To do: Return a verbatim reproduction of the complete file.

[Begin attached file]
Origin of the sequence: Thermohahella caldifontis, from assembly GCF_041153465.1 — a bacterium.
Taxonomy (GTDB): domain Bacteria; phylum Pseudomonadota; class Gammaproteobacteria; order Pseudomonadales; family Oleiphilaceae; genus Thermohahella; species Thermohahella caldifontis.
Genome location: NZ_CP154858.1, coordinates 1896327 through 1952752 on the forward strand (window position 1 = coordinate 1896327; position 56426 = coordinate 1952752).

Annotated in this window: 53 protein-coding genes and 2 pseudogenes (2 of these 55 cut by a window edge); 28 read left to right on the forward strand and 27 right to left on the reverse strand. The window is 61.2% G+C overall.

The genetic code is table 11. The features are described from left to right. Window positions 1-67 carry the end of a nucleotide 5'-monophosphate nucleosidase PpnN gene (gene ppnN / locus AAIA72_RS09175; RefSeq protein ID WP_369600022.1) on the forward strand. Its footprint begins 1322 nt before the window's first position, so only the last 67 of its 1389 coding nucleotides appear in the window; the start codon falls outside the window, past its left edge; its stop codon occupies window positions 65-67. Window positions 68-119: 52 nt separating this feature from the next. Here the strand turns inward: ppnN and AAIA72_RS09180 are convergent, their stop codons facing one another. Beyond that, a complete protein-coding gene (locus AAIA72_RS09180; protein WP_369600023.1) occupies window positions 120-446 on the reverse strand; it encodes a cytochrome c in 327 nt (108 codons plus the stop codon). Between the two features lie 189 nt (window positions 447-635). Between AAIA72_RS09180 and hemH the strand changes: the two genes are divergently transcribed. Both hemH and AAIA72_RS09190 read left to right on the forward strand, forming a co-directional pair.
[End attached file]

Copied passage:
Origin of the sequence: Thermohahella caldifontis, from assembly GCF_041153465.1 — a bacterium.
Taxonomy (GTDB): domain Bacteria; phylum Pseudomonadota; class Gammaproteobacteria; order Pseudomonadales; family Oleiphilaceae; genus Thermohahella; species Thermohahella caldifontis.
Genome location: NZ_CP154858.1, coordinates 1896327 through 1952752 on the forward strand (window position 1 = coordinate 1896327; position 56426 = coordinate 1952752).

Annotated in this window: 53 protein-coding genes and 2 pseudogenes (2 of these 55 cut by a window edge); 28 read left to right on the forward strand and 27 right to left on the reverse strand. The window is 61.2% G+C overall.

The genetic code is table 11. The features are described from left to right. Window positions 1-67 carry the end of a nucleotide 5'-monophosphate nucleosidase PpnN gene (gene ppnN / locus AAIA72_RS09175; RefSeq protein ID WP_369600022.1) on the forward strand. Its footprint begins 1322 nt before the window's first position, so only the last 67 of its 1389 coding nucleotides appear in the window; the start codon falls outside the window, past its left edge; its stop codon occupies window positions 65-67. Window positions 68-119: 52 nt separating this feature from the next. Here the strand turns inward: ppnN and AAIA72_RS09180 are convergent, their stop codons facing one another. Beyond that, a complete protein-coding gene (locus AAIA72_RS09180; protein WP_369600023.1) occupies window positions 120-446 on the reverse strand; it encodes a cytochrome c in 327 nt (108 codons plus the stop codon). Between the two features lie 189 nt (window positions 447-635). Between AAIA72_RS09180 and hemH the strand changes: the two genes are divergently transcribed. Both hemH and AAIA72_RS09190 read left to right on the forward strand, forming a co-directional pair.